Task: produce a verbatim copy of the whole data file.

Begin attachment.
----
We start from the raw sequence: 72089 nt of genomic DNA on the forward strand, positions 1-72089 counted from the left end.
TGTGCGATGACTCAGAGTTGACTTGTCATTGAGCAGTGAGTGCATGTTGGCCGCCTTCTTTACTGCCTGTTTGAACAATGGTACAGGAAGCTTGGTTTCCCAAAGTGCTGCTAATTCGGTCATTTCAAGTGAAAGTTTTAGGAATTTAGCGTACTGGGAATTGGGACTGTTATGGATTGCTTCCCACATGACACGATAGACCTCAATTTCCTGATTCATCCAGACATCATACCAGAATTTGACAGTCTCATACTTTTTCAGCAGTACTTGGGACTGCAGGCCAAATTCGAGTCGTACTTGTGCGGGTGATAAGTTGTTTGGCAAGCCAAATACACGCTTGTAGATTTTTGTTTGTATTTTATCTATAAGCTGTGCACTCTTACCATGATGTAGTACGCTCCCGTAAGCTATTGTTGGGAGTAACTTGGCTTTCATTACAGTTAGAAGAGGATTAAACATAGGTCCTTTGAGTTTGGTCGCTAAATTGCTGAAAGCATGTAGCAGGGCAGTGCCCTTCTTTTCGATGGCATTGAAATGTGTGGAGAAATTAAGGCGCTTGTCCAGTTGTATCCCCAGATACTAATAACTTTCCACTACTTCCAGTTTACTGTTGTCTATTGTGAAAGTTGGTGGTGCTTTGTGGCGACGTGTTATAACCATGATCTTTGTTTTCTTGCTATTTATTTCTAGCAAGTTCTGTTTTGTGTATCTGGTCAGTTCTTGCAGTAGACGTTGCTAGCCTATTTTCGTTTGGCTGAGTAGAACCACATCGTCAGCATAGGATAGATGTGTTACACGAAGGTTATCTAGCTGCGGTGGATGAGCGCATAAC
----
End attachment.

We start from the raw sequence: 72089 nt of genomic DNA on the forward strand, positions 1-72089 counted from the left end.
TGTGCGATGACTCAGAGTTGACTTGTCATTGAGCAGTGAGTGCATGTTGGCCGCCTTCTTTACTGCCTGTTTGAACAATGGTACAGGAAGCTTGGTTTCCCAAAGTGCTGCTAATTCGGTCATTTCAAGTGAAAGTTTTAGGAATTTAGCGTACTGGGAATTGGGACTGTTATGGATTGCTTCCCACATGACACGATAGACCTCAATTTCCTGATTCATCCAGACATCATACCAGAATTTGACAGTCTCATACTTTTTCAGCAGTACTTGGGACTGCAGGCCAAATTCGAGTCGTACTTGTGCGGGTGATAAGTTGTTTGGCAAGCCAAATACACGCTTGTAGATTTTTGTTTGTATTTTATCTATAAGCTGTGCACTCTTACCATGATGTAGTACGCTCCCGTAAGCTATTGTTGGGAGTAACTTGGCTTTCATTACAGTTAGAAGAGGATTAAACATAGGTCCTTTGAGTTTGGTCGCTAAATTGCTGAAAGCATGTAGCAGGGCAGTGCCCTTCTTTTCGATGGCATTGAAATGTGTGGAGAAATTAAGGCGCTTGTCCAGTTGTATCCCCAGATACTAATAACTTTCCACTACTTCCAGTTTACTGTTGTCTATTGTGAAAGTTGGTGGTGCTTTGTGGCGACGTGTTATAACCATGATCTTTGTTTTCTTGCTATTTATTTCTAGCAAGTTCTGTTTTGTGTATCTGGTCAGTTCTTGCAGTAGACGTTGCTAGCCTATTTTCGTTTGGCTGAGTAGAACCACATCGTCAGCATAGGATAGATGTGTTACACGAAGGTTATCTAGCTGCGGTGGATGAGCGCATAAC